So this engine was toast. It was already at a 40 thousandths overbore so it was completely trashed. I gave the block away along with most of the parts I pulled off to a guy doing a budget build with the hope that he could salvage something (I kind of doubt he'll be able to use any of it).

    Work then began on an all-new engine.
    Last edited by Martel; 1/25/2009 at 8:10 am.

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    Master of Posting pachood's Avatar
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    Although it would have been nice to drive it while you build your current motor, this is good persuasion to get a hot motor back into the car. Just dont rush it so you can get it back on the road.

    I cant believe that motor ran as it is.

    Also, dont forget to paint up that engine bay while you have the motor out. Thats one of my biggest regrets from when I swapped out my motor.
    i like boobs.

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    Senior Member aeo's Avatar
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    This thing is sick. Me and my friend are in the process of building his 1969 Nova. Dropping in a bored out 350. Good luck on your car, one of my favorites.

  8. #8
    I got tha magic rock Finski's Avatar
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    Hands down my favorite year for a Nova aside from the Chevy II. I owned a 70 Nova that just so happened to have magnesium origional cragar SS wheels on it, I ended up selling it after I finished fixing it up.

    You'll have fun with that build

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    Bad-ass Member Martel's Avatar
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    Quote Originally Posted by iNternal View Post
    This thing is sick. Me and my friend are in the process of building his 1969 Nova. Dropping in a bored out 350. Good luck on your car, one of my favorites.
    Thanks

    Quote Originally Posted by FinalSolution View Post
    Hands down my favorite year for a Nova aside from the Chevy II. I owned a 70 Nova that just so happened to have magnesium origional cragar SS wheels on it, I ended up selling it after I finished fixing it up.

    You'll have fun with that build
    You might notice that this car has a couple of Cragars in the back, too. I have no idea if they are magnesium or not, but whatever they are, they are in bad shape. Will proabably give them away / trash them when the car is running.

    Quote Originally Posted by pachood View Post
    Although it would have been nice to drive it while you build your current motor, this is good persuasion to get a hot motor back into the car. Just dont rush it so you can get it back on the road.

    I cant believe that motor ran as it is.

    Also, dont forget to paint up that engine bay while you have the motor out. Thats one of my biggest regrets from when I swapped out my motor.
    Haha, yep. While I had it out and had the new block in the machine shop, I did just that:

    Before picture (you can see the painted, and chipped, suspension components here):


    I took off everything, all the way down to the frame, and took that off too. I stripped and painted the frame, stripped and painted the firewall, and then reattached the frame to the body with new poly body bushings.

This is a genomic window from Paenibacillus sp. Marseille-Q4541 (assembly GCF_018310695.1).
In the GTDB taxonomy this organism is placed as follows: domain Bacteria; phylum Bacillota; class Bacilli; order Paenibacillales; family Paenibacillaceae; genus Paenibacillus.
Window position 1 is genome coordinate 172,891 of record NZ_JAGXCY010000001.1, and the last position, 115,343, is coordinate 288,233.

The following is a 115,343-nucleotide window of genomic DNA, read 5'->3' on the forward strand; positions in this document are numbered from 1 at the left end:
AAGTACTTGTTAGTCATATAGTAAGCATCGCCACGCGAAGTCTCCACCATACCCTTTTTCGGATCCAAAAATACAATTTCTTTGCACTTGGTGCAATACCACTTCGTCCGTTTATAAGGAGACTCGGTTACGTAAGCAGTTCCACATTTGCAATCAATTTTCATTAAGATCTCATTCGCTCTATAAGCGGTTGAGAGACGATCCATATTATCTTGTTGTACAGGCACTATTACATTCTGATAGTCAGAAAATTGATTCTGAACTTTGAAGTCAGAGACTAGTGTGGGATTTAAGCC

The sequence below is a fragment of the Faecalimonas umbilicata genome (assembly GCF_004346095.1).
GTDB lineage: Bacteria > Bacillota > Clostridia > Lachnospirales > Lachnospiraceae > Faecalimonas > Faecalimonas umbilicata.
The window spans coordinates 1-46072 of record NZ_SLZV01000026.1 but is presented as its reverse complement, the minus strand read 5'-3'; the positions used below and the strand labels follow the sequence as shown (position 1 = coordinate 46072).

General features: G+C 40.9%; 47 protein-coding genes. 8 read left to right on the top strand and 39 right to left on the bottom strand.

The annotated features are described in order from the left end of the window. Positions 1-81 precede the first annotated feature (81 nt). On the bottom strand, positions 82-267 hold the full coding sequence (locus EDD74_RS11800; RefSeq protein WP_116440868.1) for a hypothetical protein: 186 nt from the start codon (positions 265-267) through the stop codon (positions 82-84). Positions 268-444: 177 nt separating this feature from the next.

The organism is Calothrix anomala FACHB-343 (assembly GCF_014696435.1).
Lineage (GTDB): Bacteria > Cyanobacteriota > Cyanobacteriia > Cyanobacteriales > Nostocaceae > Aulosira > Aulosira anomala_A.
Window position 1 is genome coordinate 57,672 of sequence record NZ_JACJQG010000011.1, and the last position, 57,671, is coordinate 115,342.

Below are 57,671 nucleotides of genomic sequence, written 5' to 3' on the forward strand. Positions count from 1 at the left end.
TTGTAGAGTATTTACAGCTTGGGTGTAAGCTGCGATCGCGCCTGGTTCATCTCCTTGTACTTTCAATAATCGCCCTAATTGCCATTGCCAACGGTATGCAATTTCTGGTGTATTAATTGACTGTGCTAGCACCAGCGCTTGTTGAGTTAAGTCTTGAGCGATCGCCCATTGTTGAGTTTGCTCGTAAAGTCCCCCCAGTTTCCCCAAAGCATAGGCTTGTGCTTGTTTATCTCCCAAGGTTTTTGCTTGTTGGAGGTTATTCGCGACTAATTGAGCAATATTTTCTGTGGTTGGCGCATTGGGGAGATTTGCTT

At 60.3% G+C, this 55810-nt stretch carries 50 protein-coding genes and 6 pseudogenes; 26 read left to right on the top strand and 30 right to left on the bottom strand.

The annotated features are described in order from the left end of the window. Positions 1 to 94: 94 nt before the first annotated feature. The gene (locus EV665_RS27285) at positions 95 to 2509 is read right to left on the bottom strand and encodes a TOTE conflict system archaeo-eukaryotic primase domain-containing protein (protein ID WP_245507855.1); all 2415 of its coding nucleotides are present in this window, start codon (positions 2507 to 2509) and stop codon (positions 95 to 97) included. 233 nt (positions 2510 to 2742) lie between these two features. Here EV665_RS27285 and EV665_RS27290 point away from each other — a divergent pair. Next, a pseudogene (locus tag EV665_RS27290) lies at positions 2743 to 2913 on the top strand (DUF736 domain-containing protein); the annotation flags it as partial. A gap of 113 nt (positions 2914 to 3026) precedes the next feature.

I kind of wish I had taken the time to go over the frame with a grinder and a welder to smooth out the factory welds and strengthen it, but I didn't have a welder It's on my shopping list now.

  10. #10
    Grand-High Poster dr. ten's Avatar
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    like pachood said earlier, i'm amazed it was running. the lack of engine cooling alone that was going on is crazy.

  11. #11
    :homos: Sodo's Avatar
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    No temp gauge? or just wasn't paying attention

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    Bad-ass Member Martel's Avatar
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    Quote Originally Posted by uskrewed View Post
    No temp gauge? or just wasn't paying attention
    No temp gauge. My only way to tell if it was too hot was to listen for preignition

    Edit: Preignition was only a problem once, when it severely overheated one time on the freeway going uphill. That, and maybe one other minor occurrence, were the only problems with overheating. I have no doubt it ran hotter than optimal on average, though.
    Last edited by Martel; 1/27/2009 at 1:14 am.

  13. #13
    New Bitch
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    Nice one mate. I love Nova's and they're rare as rocking horse shit over here.
    Keep up the good work.

  14. #14
    The Fucking King! Jvale's Avatar
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    Cool car, looking forward to the results

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    Bad-ass Member Martel's Avatar
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    Like I said before, I've had some stuff done for the new engine. Pretty typcal stuff so far. It's pretty much a cookie-cutter 383 (350 bored and stroked) small-block Chevy build. Aftermarket cast steel crank, OEM late-model rods, hypereutectic aluminim pistons by Speed Pro, 1988 (I think) iron block with provisions for a roller cam/lifters. Compression ratio goal is about 9.8:1 for use on pump gas. So far I have all of the parts machined and finished for the bottom end, next step is buying the parts that will really dictate the power and behavior of the engine: heads and valvetrain. They are also very expensive, which is why I haven't done it yet. So it's in-progress. Here are a couple of things of interest: